Getting to Quito
August 18, 2004
American Airlines flight #967 touches down ďhotĒ on Quitoís 9,000í elevation
runway, I disembark to a spotless and gleaming new international terminal and on
Saturday evening complete a grueling 24-hour trip from Seattle that includes a
ten-hour layover in Miami. The normal drill is a two-hour wait to be cleared
through customs by a surly agent, but Iím in and out in ten minutes with a
smile, collect my bags, am asked the price of my motorcycle helmet, for what
will undoubtedly be the first of many times over the next few months, catch a
taxi, and within 45 minutes of landing check in at the Crossroads Hostel.
Remarkable. Iím asleep almost before the door key clears the lock.
Fervently I had hoped not to start this trip with a story of either customs or
motorcycle problems, but it is not to be, Iím afraid, although having gone
through this with me in Costa Rica three years ago, Iíll spare you the great
majority of the laborious details, while making a few salient points.
First, although its location is not disclosed to protect the guilty, thereís
obviously a school of bureaucracy and attendance is mandatory by customs agents.
The school teaches three rules, as follows: it will take four times as long as
is necessary, you will be made to feel as insignificant as is humanly possible,
and it will cost twice what you planned on. Ecuador, like Costa Rica before it,
completed this school with flying colors. Iím still puzzled why the young lady
at the passenger terminal wasnít required to attend.
Second, unlike in Costa Rica, the Ecuadorian Aduana is staffed with very
attractive women in modestly short blue skirts, gray blouses and two and a
half-inch blue pumps (OK, itís just an estimate.) Continuously they march back
and forth between offices, documents in hand, their high heels tap, tap tapping
on the wooden floor, and while they donít appear to accomplish much, at least
based on all the folks still sitting, watching them certainly makes the waiting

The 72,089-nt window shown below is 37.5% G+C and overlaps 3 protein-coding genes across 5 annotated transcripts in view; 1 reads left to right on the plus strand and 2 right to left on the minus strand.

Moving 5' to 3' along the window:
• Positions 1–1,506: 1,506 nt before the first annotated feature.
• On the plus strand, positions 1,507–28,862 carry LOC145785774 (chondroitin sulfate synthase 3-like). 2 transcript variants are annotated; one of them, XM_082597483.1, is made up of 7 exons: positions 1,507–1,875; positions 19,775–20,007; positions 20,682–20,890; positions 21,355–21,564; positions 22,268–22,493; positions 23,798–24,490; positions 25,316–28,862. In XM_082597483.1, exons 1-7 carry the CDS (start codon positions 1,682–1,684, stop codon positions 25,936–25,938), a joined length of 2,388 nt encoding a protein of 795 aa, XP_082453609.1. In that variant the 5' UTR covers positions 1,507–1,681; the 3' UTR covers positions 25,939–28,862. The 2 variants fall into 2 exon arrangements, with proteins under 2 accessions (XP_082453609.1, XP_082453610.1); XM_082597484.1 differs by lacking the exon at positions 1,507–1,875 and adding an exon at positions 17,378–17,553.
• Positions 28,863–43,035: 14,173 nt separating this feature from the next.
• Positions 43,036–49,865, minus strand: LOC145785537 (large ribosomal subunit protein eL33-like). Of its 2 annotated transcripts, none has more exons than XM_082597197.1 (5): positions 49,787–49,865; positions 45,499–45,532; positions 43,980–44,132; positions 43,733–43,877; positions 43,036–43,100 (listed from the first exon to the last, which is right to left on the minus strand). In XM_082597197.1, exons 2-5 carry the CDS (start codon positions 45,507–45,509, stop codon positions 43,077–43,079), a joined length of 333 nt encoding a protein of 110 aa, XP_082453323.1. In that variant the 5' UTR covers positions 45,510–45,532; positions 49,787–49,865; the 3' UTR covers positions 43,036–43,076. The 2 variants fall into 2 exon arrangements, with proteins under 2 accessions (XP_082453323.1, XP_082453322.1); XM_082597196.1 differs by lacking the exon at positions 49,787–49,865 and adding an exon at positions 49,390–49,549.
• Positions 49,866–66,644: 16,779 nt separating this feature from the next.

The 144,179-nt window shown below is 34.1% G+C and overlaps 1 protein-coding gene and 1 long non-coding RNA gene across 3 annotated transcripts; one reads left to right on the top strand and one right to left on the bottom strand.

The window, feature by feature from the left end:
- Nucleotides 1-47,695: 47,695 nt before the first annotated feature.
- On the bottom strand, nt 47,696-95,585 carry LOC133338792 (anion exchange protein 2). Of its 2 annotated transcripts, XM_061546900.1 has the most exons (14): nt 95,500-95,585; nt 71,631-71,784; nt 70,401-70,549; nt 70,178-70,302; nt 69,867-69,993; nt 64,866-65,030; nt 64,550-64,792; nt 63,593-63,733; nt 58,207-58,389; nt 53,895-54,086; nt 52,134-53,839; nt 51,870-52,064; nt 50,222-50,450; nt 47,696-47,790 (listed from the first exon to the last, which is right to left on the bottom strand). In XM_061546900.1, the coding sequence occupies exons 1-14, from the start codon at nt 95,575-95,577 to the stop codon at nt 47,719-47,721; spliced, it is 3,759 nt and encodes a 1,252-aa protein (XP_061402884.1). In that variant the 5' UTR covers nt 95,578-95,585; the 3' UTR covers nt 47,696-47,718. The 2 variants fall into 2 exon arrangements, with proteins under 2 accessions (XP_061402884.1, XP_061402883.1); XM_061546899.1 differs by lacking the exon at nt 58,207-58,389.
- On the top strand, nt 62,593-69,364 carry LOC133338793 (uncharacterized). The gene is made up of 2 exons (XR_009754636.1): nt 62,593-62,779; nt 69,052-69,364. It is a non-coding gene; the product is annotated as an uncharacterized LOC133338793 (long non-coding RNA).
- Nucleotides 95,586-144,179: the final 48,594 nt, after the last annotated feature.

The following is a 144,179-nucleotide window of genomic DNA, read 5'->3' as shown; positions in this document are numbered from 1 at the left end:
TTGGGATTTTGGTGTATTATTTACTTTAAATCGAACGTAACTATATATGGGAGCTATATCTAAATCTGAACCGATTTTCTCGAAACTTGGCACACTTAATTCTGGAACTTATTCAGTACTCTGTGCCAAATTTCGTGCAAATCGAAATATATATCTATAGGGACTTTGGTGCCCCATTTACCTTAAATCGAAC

more bearable. (By comparison, the Costa Rica office was staffed mostly by men
in scruffy clothes.) As an aside, those ďnot in uniformĒ have on three-inch
spike heels, and as it turns out, such footwear is not confined to just the
customs office, but is prevalent throughout Quito. So, hereís my tip. If youíre
young and donít mind relocating, Iím guessing that thereís big money to be made
in Quito as a podiatrist. Who would know?
Finally, the papers are signed at five minutes prior to the 4pm closing time,
and with some help I have the bike uncrated and reassembled, at least enough to
run, two hours later.
Unfortunately, though, running is a relative term. Again, Iíll spare you the
myriad details of being hopelessly lost in Quito, a city of well over a million,
in the dark, the BMW hitting on just one cylinder while quickly overheating in
the thin mountain air, and luckily spotting a Suzuki bike shop with a mechanic
who helps me diagnose and fix the problem of no fuel reaching the right
But Iím still lost in Quito, with scant idea of the route to the hostel, and so
in time-honored adventure-travel tradition I cut off a taxi, shout the address
and am quoted a dollar to follow him there. ďOne US dollar,Ē I think? Of course,
Iím certain that he has no idea what I said, but I have few options.
Less than five minutes later we arrive at the door; the bike and a little of my
self-confidence still intact.
As Iím writing this early on Tuesday morning over a latte at The Magic Bean
Cafť, in the Mariscal Sucre district of Quito, the sun shines brilliantly from a
clear blue sky, while a soft breeze makes my light jacket a necessity in the
cool morning air. The Andes, easily reaching heights of 12,000í less than three
miles away, encircle the city and cradle Quito as a bassinet cradles a baby,
while Mt. Cotapaxi, snow-covered at almost 20,000 feet, stands sentinel just a
few short miles south of the city center.
Customs seems a minor inconvenience and a distant memory.